Administering REXEC

Overview of REXEC administration

Although REXEC is independent of other network applications, it uses components of the Network Application Architecture (NAA), specifically ID mapping and the Service Access Facility (SAF) on the server side, the connection server on the client side, and the Identification and Authentication Facility (IAF) scheme on both the server and client. The client also uses name-to-address mapping.

This section describes the components of the NAA that need to be administered before you set up REXEC. An overview of the steps that are specifically part of REXEC administration is then given.

Prior to setting up REXEC on the server, you must:

  1. Install an authentication scheme.

  2. Set up ID mapping.

  3. Set up the connection server.
The authentication scheme, cr1, will be used to protect the REXEC service from unauthorized remote access. Setting up the authentication scheme will include the use of the cr1 administrative commands to control the key management daemon and to administer the key database.

Using the ID mapping facility, map the logins of users on a client to logins on the server. Before client logins can be mapped, the server logins to which client logins will be mapped must exist on the server system with valid entries in the server's /etc/passwd file. When this is done, use the ID mapping administrative commands with a cr1 mapping scheme specification to complete the set up of the facility.

NOTE: Currently, cr1 is the only authentication provided with UnixWare 7 that uses ID mapping. cr1 administration involves setting up and maintaining the cr1 key database, as described in ``cr1 Bilateral Authentication Scheme''.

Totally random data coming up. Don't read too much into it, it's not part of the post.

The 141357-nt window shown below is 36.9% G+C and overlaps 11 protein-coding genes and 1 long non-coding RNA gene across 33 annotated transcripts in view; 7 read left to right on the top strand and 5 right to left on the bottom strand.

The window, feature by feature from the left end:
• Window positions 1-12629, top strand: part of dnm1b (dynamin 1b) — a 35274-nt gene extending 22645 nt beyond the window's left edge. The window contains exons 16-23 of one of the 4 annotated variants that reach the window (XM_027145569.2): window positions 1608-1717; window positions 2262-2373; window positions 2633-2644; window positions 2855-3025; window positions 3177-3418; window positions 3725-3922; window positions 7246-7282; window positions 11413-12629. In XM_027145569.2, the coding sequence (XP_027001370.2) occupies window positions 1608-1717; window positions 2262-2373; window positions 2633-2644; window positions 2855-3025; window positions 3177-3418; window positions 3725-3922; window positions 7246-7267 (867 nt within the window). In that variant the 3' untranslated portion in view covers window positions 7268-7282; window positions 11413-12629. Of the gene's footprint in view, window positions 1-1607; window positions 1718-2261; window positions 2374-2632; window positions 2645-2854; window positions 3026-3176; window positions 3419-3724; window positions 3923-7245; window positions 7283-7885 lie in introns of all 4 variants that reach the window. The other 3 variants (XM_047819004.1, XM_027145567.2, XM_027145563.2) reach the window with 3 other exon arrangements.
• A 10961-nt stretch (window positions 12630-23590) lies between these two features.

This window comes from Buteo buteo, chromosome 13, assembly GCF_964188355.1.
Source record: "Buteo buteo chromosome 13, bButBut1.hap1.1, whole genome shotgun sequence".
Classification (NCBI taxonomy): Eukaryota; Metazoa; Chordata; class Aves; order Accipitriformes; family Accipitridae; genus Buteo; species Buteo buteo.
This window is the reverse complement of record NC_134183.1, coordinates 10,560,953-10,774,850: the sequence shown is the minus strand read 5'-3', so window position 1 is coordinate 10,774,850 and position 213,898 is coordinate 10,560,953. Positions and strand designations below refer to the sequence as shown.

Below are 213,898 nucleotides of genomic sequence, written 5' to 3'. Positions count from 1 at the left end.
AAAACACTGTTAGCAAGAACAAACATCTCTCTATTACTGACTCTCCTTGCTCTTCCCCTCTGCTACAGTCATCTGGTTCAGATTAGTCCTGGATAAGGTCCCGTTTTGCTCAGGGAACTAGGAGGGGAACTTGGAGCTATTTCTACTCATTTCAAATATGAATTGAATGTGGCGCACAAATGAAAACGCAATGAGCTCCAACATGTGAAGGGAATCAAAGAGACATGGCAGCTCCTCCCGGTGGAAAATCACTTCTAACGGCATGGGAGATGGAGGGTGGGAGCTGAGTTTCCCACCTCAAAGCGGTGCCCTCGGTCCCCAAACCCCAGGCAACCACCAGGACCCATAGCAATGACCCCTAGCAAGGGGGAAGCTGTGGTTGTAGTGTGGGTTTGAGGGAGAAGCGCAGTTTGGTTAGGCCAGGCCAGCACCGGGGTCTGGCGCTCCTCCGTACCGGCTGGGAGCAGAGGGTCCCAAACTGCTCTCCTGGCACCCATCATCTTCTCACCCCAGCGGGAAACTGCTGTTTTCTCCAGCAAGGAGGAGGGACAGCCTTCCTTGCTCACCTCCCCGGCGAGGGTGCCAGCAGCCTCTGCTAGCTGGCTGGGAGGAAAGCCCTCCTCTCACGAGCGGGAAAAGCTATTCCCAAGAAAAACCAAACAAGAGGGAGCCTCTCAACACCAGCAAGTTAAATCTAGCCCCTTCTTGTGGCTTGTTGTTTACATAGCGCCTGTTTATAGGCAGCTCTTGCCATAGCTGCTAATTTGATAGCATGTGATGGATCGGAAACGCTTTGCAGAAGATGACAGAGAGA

Setting up the connection server on the server includes the installation of the reportscheme service for each port monitor being used to offer the REXEC service.

Before you use REXEC from a client, you must do the following:

  1. Set up a host address database.

  2. Install the same authentication scheme used on the server to protect REXEC.

  3. Set up the connection server.
How you set up a host address database depends on your network. Host addresses are stored in any of several databases, depending on the type of network connection the client has to the server. If a client can reach a server over a TCP/IP transport, for example, then that client should have the server's name and address in its /etc/hosts file. See ``Administering name-to-address mapping'' for information about setting up a host address database for your network.

Setting up the authentication scheme on the client includes the use of the cr1 administration command cryptkey to specify the key to be shared between the server and the client.

Setting up the connection server on the client will include the specification of the authentication scheme to be used. For example, cr1 needs to be specified in /etc/iaf/serve.allow. This will help ensure enforcement of bilateral authentication.

Instructions for setting up and administering name-to-address mapping, the cr1 Bilateral Authentication Scheme, ID mapping, and the connection server appear in ``Administering name-to-address mapping'', ``cr1 Bilateral Authentication Scheme'', ``Administering ID mapping'', and ``Administering the connection server'' respectively, and should be consulted for more details.

Once you've set up the network services on which REXEC depends, you're ready to set up REXEC itself. Administering the REXEC facility on a server involves the following tasks:

  1. Registering REXEC with a port monitor under the SAF.

  2. Maintaining a database of services available for remote execution through REXEC.
Administering REXEC on a client is just a matter of installing the REXEC software. However, the client administrator may choose to create links from REXEC services to the REXEC command interface to improve the ease with which local users can execute remote services.
© 2004 The SCO Group, Inc. All rights reserved.
UnixWare 7 Release 7.1.4 - 22 April 2004